Dance Your Way to the Polls

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October 31, 2014

The other day, we told you about the latest stops on the Nuns on the Bus voter education tour, We the People, We the Voters. The Sisters from NETWORK: A National Catholic Social Justice Lobby and some friends are having some fun with this – check out their #NunTrouble music video, It’s All About That Bus. If you Read More »

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Fact of the Week: Number of Children Benefiting from Federal Low-Income Child Care Program at a 15 Year Low

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October 30, 2014

The number of children receiving child care funded by the Child Care and Development Block Grant (CCDBG) fell to a 15-year low, according to CLASP analysis of data from the Department of Health and Human Services. The CCDBG is the primary source of federal funding for helping low-income families pay for child care, with half of Read More »

Categories: Early Childhood Education, Income Support, Temporary Assistance for Needy Families

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5 Things You Should Know About SNAP

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October 29, 2014

This August marked the 50th anniversary of the food stamp program, known today as the Supplemental Nutrition Assistance Program or SNAP. CHN is joining a number of organizations and advocates this week to talk about the importance of SNAP. We invite you to join in the conversation on October 30 from 2-4pm EST by posting on Read More »

Categories: Food and Nutrition, SNAP

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Will you be smacking your head on November 5?

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October 29, 2014

I can’t tell you who to vote for on November 4.  The Coalition on Human Needs is a nonprofit group, and we’re not allowed to weigh in on candidates.  But we are allowed to encourage everyone to get out and vote.  If you’re reading this, you are almost certainly well aware of the key questions Read More »

Categories: Budget and Appropriations, Child Nutrition, Economy, Food and Nutrition, Health, Health Care Reform, Labor and Employment, Minimum Wage, Poverty and Income, SNAP, Social Services, Tax Policy, Unemployment Insurance

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Death and Taxes: Inevitable for All?

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October 27, 2014

Considering being very rich?  It has a lot of advantages.  Even those two things said to be inevitable – death and taxes – can be stalled, if not evaded altogether. Economists Emmanuel Saez and Gabriel Zucman published a paper this month documenting that widening inequality is not just a matter of annual income.  Inequality of Read More »

Categories: Economy, Poverty and Income, Tax Policy

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Yellen Makes the Case for Reducing Inequality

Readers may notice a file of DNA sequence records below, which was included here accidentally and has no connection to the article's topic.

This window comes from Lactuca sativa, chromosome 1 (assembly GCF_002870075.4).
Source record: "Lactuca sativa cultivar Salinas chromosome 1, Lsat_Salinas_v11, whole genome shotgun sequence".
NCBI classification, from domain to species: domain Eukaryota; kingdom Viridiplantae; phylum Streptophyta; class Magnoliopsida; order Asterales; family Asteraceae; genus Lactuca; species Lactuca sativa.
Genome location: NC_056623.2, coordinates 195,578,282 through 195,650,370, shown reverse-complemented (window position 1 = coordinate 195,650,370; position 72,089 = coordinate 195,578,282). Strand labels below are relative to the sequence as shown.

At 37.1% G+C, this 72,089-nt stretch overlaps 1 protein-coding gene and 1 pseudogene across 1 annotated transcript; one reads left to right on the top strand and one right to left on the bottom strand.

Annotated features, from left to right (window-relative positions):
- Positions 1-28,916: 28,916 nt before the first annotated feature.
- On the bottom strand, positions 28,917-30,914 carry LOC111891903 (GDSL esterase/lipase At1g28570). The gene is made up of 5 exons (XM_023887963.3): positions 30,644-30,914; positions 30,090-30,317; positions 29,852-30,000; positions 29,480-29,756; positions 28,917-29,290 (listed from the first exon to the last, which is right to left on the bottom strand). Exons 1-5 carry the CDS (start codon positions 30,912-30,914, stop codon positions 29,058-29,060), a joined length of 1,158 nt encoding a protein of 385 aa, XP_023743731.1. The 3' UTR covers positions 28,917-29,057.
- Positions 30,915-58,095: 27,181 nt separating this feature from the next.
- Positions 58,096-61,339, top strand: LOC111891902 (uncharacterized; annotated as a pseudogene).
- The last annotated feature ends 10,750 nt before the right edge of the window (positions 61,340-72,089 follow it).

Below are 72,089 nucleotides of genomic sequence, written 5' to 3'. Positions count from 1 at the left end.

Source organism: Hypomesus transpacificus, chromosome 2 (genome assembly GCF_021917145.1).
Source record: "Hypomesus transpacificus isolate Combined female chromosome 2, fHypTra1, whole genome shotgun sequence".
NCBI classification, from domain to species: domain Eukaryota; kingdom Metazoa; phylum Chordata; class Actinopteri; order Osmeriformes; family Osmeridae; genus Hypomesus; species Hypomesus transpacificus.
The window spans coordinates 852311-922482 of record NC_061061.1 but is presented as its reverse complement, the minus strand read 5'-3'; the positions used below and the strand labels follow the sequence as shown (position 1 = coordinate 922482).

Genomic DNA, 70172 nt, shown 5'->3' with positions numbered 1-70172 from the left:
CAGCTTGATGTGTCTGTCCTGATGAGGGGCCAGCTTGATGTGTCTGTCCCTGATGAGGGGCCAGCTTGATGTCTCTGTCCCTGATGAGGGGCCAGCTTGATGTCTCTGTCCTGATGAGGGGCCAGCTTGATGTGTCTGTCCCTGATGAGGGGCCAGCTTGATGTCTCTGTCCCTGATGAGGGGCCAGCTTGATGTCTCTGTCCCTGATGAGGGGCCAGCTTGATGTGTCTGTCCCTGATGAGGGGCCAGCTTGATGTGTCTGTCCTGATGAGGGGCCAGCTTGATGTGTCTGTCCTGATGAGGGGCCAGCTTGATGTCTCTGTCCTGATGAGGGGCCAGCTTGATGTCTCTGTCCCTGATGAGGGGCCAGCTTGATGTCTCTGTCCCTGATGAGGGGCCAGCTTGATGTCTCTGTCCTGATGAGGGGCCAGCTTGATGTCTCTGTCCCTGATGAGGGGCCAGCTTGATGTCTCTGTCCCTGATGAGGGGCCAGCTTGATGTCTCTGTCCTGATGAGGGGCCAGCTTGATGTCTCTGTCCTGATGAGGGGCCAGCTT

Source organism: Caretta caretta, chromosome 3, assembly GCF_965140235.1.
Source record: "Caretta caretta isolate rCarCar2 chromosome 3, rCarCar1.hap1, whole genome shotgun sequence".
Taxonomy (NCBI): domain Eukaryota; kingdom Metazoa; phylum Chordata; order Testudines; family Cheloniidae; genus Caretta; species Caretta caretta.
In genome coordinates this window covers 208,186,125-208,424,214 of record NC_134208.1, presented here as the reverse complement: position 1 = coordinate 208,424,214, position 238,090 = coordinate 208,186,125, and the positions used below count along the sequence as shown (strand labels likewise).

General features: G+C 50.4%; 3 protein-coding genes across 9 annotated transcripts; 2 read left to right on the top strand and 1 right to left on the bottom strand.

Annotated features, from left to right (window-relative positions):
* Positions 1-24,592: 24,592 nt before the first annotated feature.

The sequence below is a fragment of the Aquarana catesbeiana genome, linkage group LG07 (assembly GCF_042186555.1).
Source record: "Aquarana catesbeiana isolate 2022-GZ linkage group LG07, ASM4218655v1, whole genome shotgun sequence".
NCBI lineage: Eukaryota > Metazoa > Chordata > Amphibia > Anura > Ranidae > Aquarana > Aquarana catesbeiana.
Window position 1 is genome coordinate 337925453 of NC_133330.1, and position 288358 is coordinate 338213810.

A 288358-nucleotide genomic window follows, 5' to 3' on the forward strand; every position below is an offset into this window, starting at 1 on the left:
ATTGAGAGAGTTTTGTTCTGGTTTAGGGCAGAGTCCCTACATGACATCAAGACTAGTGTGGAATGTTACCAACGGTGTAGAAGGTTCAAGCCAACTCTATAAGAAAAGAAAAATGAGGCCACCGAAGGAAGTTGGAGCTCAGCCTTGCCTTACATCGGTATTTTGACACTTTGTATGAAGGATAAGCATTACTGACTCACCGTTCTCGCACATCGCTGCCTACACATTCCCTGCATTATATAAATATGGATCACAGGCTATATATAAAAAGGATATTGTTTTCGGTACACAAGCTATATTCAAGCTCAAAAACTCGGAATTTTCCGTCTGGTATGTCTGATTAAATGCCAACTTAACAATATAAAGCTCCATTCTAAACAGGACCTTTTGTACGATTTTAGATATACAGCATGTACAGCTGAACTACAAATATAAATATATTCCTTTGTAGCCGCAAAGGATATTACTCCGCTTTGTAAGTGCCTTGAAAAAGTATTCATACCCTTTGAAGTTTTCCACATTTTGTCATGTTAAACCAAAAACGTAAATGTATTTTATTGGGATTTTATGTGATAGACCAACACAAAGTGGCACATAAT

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October 24, 2014

“The extent of and continuing increase in inequality in the United States greatly concerns me. The past several decades have seen the most sustained rise in inequality since the 19th century after more than 40 years of narrowing inequality following the Great Depression. By some estimates, income and wealth inequality are near their highest levels Read More »

Categories: Early Childhood Education, Economy, Education and Youth Policy, Poverty and Income, Social Services

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Child Care Centers and the Quality Improvement Catch-22

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October 23, 2014

This post was originally published on the Half in Ten Education Fund’s TalkPoverty blog on October 22. Quality, affordable child care is not only right and necessary to prepare children to learn; it’s also needed if low-income working parents are to have a shot at working their way out of poverty. Our nation’s funding source that Read More »

Categories: Early Childhood Education

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Fact of the Week: The Most Effective Anti-Poverty Programs for Children

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October 22, 2014

Children remain the age group most disproportionately poor in our country – roughly one out of five children in the U.S. is poor – and the statistics are far worse for children of color and children in cities, where the numbers are closer to one out of three. We know that children who grow up Read More »

Categories: Tax Policy

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The Intersection of Poverty and Domestic Violence

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October 16, 2014

We know that poverty disproportionately affects women and single moms. In 2013, nearly 16 percent of women and nearly 40 percent of families with children headed by a woman lived in poverty, higher than their male counterparts. We know that women who are poor are more likely to suffer from health problems and are more likely Read More »

Categories: Poverty and Income

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Fact of the Week: Millions of People are Lifted Out of Poverty by Programs Like Social Security, Low-income Tax Credits, and SNAP/Food Stamps

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October 16, 2014

More than 48 million people were poor in the U.S. in 2013. But if Social Security did not exist, more than 75 million people would have been poor. Most of us have elderly parents or other relatives for whom Social Security is an absolutely essential part of their monthly budget. A new report by the Read More »

Categories: Income Support, Poverty and Income, SNAP, Unemployment Insurance

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